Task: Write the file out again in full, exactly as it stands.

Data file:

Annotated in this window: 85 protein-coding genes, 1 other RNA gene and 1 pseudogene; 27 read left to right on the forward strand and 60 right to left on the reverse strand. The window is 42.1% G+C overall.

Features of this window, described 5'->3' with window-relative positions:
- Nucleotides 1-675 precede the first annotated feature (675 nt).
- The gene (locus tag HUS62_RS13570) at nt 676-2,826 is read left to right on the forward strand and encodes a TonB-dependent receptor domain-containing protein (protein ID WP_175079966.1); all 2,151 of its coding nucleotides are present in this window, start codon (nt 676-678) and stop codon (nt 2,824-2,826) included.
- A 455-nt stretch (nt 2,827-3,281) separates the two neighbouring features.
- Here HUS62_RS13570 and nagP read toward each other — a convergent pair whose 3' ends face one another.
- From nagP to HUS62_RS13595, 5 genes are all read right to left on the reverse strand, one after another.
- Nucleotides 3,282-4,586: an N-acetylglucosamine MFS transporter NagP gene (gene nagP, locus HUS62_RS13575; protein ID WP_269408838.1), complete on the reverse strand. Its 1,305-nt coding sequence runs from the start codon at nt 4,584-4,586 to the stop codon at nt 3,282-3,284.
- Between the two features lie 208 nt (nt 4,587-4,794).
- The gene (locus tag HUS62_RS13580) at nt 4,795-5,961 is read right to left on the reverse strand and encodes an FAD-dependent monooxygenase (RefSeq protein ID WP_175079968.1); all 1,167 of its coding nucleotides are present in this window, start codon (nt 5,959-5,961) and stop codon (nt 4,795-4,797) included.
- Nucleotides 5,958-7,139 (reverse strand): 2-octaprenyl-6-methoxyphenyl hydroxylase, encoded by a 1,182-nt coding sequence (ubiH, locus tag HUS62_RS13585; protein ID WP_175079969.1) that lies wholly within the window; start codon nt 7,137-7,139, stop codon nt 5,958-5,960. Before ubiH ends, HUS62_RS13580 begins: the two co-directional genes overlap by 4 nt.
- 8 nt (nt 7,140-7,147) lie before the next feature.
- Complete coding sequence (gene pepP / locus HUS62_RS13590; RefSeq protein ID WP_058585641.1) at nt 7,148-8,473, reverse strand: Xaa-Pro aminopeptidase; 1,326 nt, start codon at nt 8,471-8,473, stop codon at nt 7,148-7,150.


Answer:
Annotated in this window: 85 protein-coding genes, 1 other RNA gene and 1 pseudogene; 27 read left to right on the forward strand and 60 right to left on the reverse strand. The window is 42.1% G+C overall.

Features of this window, described 5'->3' with window-relative positions:
- Nucleotides 1-675 precede the first annotated feature (675 nt).
- The gene (locus tag HUS62_RS13570) at nt 676-2,826 is read left to right on the forward strand and encodes a TonB-dependent receptor domain-containing protein (protein ID WP_175079966.1); all 2,151 of its coding nucleotides are present in this window, start codon (nt 676-678) and stop codon (nt 2,824-2,826) included.
- A 455-nt stretch (nt 2,827-3,281) separates the two neighbouring features.
- Here HUS62_RS13570 and nagP read toward each other — a convergent pair whose 3' ends face one another.
- From nagP to HUS62_RS13595, 5 genes are all read right to left on the reverse strand, one after another.
- Nucleotides 3,282-4,586: an N-acetylglucosamine MFS transporter NagP gene (gene nagP, locus HUS62_RS13575; protein ID WP_269408838.1), complete on the reverse strand. Its 1,305-nt coding sequence runs from the start codon at nt 4,584-4,586 to the stop codon at nt 3,282-3,284.
- Between the two features lie 208 nt (nt 4,587-4,794).
- The gene (locus tag HUS62_RS13580) at nt 4,795-5,961 is read right to left on the reverse strand and encodes an FAD-dependent monooxygenase (RefSeq protein ID WP_175079968.1); all 1,167 of its coding nucleotides are present in this window, start codon (nt 5,959-5,961) and stop codon (nt 4,795-4,797) included.
- Nucleotides 5,958-7,139 (reverse strand): 2-octaprenyl-6-methoxyphenyl hydroxylase, encoded by a 1,182-nt coding sequence (ubiH, locus tag HUS62_RS13585; protein ID WP_175079969.1) that lies wholly within the window; start codon nt 7,137-7,139, stop codon nt 5,958-5,960. Before ubiH ends, HUS62_RS13580 begins: the two co-directional genes overlap by 4 nt.
- 8 nt (nt 7,140-7,147) lie before the next feature.
- Complete coding sequence (gene pepP / locus HUS62_RS13590; RefSeq protein ID WP_058585641.1) at nt 7,148-8,473, reverse strand: Xaa-Pro aminopeptidase; 1,326 nt, start codon at nt 8,471-8,473, stop codon at nt 7,148-7,150.